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Local family endures homophobic and transphobic vandalism 

Queer & There

click to enlarge Shane Armstrong's family just wants a comfortable place to be themselves. - CASEY BRADLEY GENT
  • Casey Bradley Gent
  • Shane Armstrong's family just wants a comfortable place to be themselves.

After recent developments, the government has sent a clear message that it's no friend to LGBTQ people. Though we had a feeling that would be the case when Trump chose conversion therapy apologist Mike Pence as his VP, now we see their agenda in action.

Public discussion suggests that prejudice touted by the loudest and most visible members of our government has given hateful people permission to act on their own toxic beliefs. Though the most current hate-crime statistics from the FBI are from 2015, anecdotal evidence suggests there's merit to that discussion.

The Southern Poverty Law Center reported that, within 10 days of the election, "People in Michigan, Colorado, Indiana, Texas, Washington, Tennessee, North Carolina and Massachusetts all reported finding homophobic slurs spray-painted or carved onto their front doors, windows, mailboxes and porches."

But that's not our backyard, right? Colorado's a big state, and its inclusion on that list doesn't mean anything more than it means — one lone weirdo with a grudge.

Well, that's not the case. It's never the case, and the pervading narrative needs to change.

Because it does happen in our backyard.

Shane Armstrong, who identifies as transgender, lives with his five children — some of whom also spend time with their other parent — and his partner on the Westside. His partner is also transgender, as are his 6-year-old twins, who have been working with a team of therapists and advocates throughout the process.

"I guess [our neighbors] have assumed that my partner and I were in some flavor of queer relationship," he says, "so we've heard nothing but transphobic and homophobic comments from square one." And these comments have only gotten worse as the twins have socially transitioned.

Square one began about a year ago, when Armstrong moved in with his partner to a three-bedroom in a duplex on the Westside. It's never been the best fit for seven, but they could manage it. Especially if all they received were hurtful, but relatively standard hateful remarks.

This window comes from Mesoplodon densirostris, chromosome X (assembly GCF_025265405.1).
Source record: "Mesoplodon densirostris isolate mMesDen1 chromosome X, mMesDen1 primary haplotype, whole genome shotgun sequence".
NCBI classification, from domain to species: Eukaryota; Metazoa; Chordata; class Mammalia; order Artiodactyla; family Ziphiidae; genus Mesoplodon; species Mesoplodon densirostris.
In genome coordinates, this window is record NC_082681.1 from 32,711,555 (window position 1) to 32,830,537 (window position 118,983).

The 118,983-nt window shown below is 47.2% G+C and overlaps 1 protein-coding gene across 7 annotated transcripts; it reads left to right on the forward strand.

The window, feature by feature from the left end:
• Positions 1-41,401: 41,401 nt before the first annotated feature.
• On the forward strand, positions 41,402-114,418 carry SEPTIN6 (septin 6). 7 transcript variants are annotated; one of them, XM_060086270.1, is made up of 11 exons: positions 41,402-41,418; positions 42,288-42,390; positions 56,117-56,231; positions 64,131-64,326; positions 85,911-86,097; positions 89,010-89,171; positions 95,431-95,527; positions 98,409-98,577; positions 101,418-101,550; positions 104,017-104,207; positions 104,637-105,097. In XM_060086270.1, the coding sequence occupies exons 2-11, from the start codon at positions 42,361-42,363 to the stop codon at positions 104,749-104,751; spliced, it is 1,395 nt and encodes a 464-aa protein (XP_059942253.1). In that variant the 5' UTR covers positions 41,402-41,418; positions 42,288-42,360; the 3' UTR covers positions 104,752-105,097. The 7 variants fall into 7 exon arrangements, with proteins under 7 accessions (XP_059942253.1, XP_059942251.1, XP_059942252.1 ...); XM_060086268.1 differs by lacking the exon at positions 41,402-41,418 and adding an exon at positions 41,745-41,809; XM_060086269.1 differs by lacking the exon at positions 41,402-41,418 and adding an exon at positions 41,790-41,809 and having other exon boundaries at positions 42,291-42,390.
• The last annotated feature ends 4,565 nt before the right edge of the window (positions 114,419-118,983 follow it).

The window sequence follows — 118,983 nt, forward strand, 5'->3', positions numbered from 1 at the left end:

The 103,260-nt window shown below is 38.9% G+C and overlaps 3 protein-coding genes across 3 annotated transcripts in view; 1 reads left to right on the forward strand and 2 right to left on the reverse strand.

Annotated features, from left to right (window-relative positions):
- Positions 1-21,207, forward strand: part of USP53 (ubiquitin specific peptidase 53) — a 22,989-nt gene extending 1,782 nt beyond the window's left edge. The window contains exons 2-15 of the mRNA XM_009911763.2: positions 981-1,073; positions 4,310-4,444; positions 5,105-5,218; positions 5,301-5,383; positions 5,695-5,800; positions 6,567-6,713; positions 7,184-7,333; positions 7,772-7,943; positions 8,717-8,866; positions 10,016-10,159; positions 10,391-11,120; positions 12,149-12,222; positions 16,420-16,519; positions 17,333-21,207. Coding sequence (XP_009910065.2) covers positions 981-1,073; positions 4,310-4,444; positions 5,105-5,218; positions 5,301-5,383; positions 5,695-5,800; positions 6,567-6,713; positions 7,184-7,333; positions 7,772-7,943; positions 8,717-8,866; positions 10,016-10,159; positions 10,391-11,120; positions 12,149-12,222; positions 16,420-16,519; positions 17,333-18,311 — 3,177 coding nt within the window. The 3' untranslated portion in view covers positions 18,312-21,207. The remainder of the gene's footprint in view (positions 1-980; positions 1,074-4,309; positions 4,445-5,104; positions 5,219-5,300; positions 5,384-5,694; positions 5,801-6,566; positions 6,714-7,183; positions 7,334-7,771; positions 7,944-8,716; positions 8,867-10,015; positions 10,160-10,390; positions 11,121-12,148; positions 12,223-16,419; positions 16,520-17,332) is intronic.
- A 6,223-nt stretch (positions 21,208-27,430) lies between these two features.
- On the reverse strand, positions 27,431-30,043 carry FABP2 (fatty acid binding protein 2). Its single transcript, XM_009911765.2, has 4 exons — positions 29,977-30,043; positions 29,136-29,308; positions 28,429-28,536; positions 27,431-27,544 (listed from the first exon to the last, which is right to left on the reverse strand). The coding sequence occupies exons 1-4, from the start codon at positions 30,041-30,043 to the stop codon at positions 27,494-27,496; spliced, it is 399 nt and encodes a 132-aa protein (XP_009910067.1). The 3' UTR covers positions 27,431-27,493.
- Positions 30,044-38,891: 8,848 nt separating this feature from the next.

Now, they feel they have no choice but to move. In recent months, they say their dogs have been poisoned and stolen, their home stalked and their car window broken in. The only motivation Armstrong can imagine is that the people responsible for these acts take issue with their identities. Based on a few verbal altercations, they strongly suspect who among their neighbors is behind the worst of it, but they cannot seem to gather the evidence law enforcement requires to take action.

While they have attempted to file a restraining order, they were told that, due to sheer proximity, there's only so much a restraining order can do.

"It's been really bad," Armstrong says, "and it's gotten to the point where we don't feel OK having our kids outside for any length of time."

Instead, they take the children out of the neighborhood regularly for community art projects or events, but home is no longer the comfortable place it should be.

Armstrong says he just wants what's best for his kids. The oldest (10) sits on student council and he describes her as "10 going on, maybe, 17?" His 8-year-old he describes as very politically aware for her age. The twins (6), whom he adopted in 2014, have developmental delays due to early-childhood abuse, but now that they have socially transitioned, Armstrong says: "They're always smiling and proud of themselves and proud of their accomplishments." His youngest (3) is "very creative. Very sensitive."

When asked if the kids understand what's happening, Armstrong says, "They understand probably more than I give them credit for ... and I'm sure that they've noticed that things have changed pretty drastically. I don't even let them take the trash outside anymore."

So what can be done? Well, the family was already looking for a new home, but now they have redoubled their efforts. Unfortunately, they don't yet have the funds for a house to fit everyone. As of this writing, they've only raised about one third of their $3000 GoFundMe goal (tinyurl.com/FamilyMovingFund). With that money, they hope to pay first and last month's rent for an appropriately sized home in their school district.

But Armstrong's family isn't the only one that needs help. "I don't have a real solution for it," he says, "but it seems like a lot of people are going through similar things right now. And it's hard to look at. It's hard to see."

The evidence, he says, is all over his Facebook feed. So what can you do if one of these people lives in your neighborhood?

"Look out for your neighbors," Armstrong says, "and be aware of what's going on around you.

"Don't be silent when things are happening because that's how it continues to happen ... when the opportunity arises it's important to help out and take action, even if it's not just for yourself."

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